Working remotely as a team gives the perfect encouragement to move to the cloud if you haven’t already.
The cloud is very secure as all documents are securely backed up, your staff will have access to a wider range of software; and your staff can plan their workloads efficiently together and collaborate better.
Three key actions
- Find out from other charities how get the most out of the cloud
- Use cloud-based platforms for document storage and sharing, like Microsoft Office 365 or Google G-Suite
- Use digital productivity tools, like Trello, Microsoft Planner and Miro
Cloud-based document storage and sharing
A cloud-based document storage and sharing platform is a must-have. Without one, you’ll struggle to work effectively as a remote team.
The two key platforms available are Microsoft Office 365 and Google’s G Suite. Basic packages are completely free and paid packages cost a few pounds per employee per month. There is no excuse for not moving to the cloud.
The key advantages are:
- Teams can easily and securely share documents
- All your work is instantly backed up
- Colleagues can simultaneously work on the same file
- No need to save local copies of files or send large email attachments
- Working in the cloud means that your team can access a wide range of applications just from their web browser, so they don’t need to worry about installing and updating lots of apps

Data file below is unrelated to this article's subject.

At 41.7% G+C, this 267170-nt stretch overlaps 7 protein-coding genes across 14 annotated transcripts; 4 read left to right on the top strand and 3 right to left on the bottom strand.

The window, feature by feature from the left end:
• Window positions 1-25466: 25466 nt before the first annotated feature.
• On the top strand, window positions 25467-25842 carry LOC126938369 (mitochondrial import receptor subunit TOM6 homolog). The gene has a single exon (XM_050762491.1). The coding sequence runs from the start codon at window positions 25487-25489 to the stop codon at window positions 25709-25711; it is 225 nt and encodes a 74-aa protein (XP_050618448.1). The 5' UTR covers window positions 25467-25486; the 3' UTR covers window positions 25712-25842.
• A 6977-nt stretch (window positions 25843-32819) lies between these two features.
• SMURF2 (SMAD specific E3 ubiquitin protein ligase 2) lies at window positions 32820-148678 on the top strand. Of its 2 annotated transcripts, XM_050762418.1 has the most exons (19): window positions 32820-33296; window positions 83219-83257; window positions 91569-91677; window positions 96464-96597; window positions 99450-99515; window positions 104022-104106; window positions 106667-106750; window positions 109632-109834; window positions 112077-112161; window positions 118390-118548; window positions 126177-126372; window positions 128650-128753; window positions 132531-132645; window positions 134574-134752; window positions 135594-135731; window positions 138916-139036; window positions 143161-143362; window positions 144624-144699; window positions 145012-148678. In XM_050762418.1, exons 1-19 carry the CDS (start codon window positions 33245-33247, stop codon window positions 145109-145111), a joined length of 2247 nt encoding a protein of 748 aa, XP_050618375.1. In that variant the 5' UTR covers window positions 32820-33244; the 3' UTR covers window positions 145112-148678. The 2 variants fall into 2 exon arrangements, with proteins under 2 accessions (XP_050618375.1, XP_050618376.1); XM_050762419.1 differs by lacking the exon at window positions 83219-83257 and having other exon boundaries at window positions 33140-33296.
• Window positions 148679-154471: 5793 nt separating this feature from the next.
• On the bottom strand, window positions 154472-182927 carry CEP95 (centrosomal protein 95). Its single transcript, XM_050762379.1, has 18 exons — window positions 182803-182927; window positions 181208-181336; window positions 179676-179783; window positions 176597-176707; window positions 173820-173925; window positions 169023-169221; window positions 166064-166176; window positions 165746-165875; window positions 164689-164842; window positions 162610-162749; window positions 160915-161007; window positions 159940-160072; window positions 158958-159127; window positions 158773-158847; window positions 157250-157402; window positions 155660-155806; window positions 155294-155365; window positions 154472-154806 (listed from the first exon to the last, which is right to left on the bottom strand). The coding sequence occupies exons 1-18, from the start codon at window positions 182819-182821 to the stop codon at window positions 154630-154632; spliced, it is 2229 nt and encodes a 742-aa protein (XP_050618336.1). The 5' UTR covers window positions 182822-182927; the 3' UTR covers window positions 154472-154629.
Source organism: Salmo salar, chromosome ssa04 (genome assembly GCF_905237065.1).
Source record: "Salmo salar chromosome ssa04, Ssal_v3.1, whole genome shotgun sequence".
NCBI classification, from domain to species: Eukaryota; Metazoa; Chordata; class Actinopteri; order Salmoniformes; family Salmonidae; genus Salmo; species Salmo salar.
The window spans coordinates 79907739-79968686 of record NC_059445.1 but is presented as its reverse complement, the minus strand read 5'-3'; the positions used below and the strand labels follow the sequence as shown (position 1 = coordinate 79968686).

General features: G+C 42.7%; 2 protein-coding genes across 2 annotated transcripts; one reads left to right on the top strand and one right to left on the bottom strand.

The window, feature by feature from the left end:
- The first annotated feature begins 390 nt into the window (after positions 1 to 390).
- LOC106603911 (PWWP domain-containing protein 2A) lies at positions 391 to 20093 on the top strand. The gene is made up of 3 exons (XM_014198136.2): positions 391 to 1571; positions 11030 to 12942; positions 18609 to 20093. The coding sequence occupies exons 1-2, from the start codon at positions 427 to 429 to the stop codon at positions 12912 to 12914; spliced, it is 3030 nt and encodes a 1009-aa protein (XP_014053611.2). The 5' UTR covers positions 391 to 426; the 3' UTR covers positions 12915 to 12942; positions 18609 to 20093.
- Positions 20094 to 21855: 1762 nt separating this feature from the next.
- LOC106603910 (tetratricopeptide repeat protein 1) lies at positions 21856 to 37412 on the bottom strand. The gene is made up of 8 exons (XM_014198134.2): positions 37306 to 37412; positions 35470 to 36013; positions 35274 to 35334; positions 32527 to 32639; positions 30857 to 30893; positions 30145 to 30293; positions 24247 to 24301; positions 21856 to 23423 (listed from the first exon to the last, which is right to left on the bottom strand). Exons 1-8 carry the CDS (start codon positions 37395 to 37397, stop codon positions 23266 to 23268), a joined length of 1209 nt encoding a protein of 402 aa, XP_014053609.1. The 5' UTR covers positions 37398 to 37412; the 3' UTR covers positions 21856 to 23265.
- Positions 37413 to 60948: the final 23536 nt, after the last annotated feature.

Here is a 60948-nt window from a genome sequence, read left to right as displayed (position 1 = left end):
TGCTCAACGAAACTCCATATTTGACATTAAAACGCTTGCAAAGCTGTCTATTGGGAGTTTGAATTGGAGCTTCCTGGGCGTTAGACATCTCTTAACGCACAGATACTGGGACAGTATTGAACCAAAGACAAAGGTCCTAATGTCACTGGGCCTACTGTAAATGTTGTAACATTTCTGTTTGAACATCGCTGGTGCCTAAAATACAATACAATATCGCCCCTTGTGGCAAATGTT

- If team members are having connectivity issues, they can work on documents offline then synchronise changes later
There are even easy to use tools to help you find files you have been recently working on, like Microsoft Delve (Microsoft) and Google Drive Recent Files so you can quickly pick up where you left off.
Productivity and planning tools
Working remotely means you won’t be able to crowd round a whiteboard or flipchart. So how do you keep on top of big-picture planning when you can’t all look at the same office wall?
If you use a shared planning tool well, and keep the information up to date – you don’t need to schedule an extra meeting to talk it through.
A very popular model for shared planning is an online board where each task gets its own card, and cards are grouped in lists or columns. As they change status cards can be easily moved using drag and drop, for example, a completed task is dragged from a ‘To Do’ list to a ‘Completed’ list. You can also assign tasks to specific people, attach files, code by category, add checklists and due dates. Popular products include Trello, Microsoft Planner and Miro.
Collaboration tools like this only really work well when your whole team actively updates them. So it’s worth establishing practices or routines to help people do this. One example is a weekly review where completed tasks are marked done and new ones are added.